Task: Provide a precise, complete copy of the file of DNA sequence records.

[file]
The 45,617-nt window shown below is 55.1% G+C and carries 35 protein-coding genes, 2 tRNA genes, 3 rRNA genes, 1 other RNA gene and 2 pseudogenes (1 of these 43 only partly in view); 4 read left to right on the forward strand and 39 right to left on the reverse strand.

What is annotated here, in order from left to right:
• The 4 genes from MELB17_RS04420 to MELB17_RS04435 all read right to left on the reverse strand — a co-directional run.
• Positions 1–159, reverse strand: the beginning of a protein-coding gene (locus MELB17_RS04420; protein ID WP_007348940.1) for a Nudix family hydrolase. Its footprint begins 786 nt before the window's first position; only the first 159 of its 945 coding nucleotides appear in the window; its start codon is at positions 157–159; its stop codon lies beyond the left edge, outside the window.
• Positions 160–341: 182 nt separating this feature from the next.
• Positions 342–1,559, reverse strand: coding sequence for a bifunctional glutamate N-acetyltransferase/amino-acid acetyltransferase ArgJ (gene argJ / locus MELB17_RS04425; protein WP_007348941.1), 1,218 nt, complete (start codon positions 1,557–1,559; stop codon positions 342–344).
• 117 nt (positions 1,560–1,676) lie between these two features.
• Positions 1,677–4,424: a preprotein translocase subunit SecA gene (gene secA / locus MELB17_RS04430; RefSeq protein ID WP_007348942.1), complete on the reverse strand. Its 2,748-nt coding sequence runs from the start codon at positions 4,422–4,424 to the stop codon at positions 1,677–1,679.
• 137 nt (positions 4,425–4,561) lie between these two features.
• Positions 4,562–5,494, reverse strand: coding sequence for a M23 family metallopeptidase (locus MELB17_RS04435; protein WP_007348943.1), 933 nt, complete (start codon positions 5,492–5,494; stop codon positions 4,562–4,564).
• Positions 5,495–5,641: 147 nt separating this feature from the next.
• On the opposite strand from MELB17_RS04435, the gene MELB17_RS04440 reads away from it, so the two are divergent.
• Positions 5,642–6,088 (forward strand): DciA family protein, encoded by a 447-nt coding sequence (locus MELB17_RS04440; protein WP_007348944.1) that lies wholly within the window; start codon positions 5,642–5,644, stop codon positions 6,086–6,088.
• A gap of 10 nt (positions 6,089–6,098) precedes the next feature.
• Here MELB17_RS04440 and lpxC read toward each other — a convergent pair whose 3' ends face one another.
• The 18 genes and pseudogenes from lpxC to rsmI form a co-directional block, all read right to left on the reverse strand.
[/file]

The 45,617-nt window shown below is 55.1% G+C and carries 35 protein-coding genes, 2 tRNA genes, 3 rRNA genes, 1 other RNA gene and 2 pseudogenes (1 of these 43 only partly in view); 4 read left to right on the forward strand and 39 right to left on the reverse strand.

What is annotated here, in order from left to right:
• The 4 genes from MELB17_RS04420 to MELB17_RS04435 all read right to left on the reverse strand — a co-directional run.
• Positions 1–159, reverse strand: the beginning of a protein-coding gene (locus MELB17_RS04420; protein ID WP_007348940.1) for a Nudix family hydrolase. Its footprint begins 786 nt before the window's first position; only the first 159 of its 945 coding nucleotides appear in the window; its start codon is at positions 157–159; its stop codon lies beyond the left edge, outside the window.
• Positions 160–341: 182 nt separating this feature from the next.
• Positions 342–1,559, reverse strand: coding sequence for a bifunctional glutamate N-acetyltransferase/amino-acid acetyltransferase ArgJ (gene argJ / locus MELB17_RS04425; protein WP_007348941.1), 1,218 nt, complete (start codon positions 1,557–1,559; stop codon positions 342–344).
• 117 nt (positions 1,560–1,676) lie between these two features.
• Positions 1,677–4,424: a preprotein translocase subunit SecA gene (gene secA / locus MELB17_RS04430; RefSeq protein ID WP_007348942.1), complete on the reverse strand. Its 2,748-nt coding sequence runs from the start codon at positions 4,422–4,424 to the stop codon at positions 1,677–1,679.
• 137 nt (positions 4,425–4,561) lie between these two features.
• Positions 4,562–5,494, reverse strand: coding sequence for a M23 family metallopeptidase (locus MELB17_RS04435; protein WP_007348943.1), 933 nt, complete (start codon positions 5,492–5,494; stop codon positions 4,562–4,564).
• Positions 5,495–5,641: 147 nt separating this feature from the next.
• On the opposite strand from MELB17_RS04435, the gene MELB17_RS04440 reads away from it, so the two are divergent.
• Positions 5,642–6,088 (forward strand): DciA family protein, encoded by a 447-nt coding sequence (locus MELB17_RS04440; protein WP_007348944.1) that lies wholly within the window; start codon positions 5,642–5,644, stop codon positions 6,086–6,088.
• A gap of 10 nt (positions 6,089–6,098) precedes the next feature.
• Here MELB17_RS04440 and lpxC read toward each other — a convergent pair whose 3' ends face one another.
• The 18 genes and pseudogenes from lpxC to rsmI form a co-directional block, all read right to left on the reverse strand.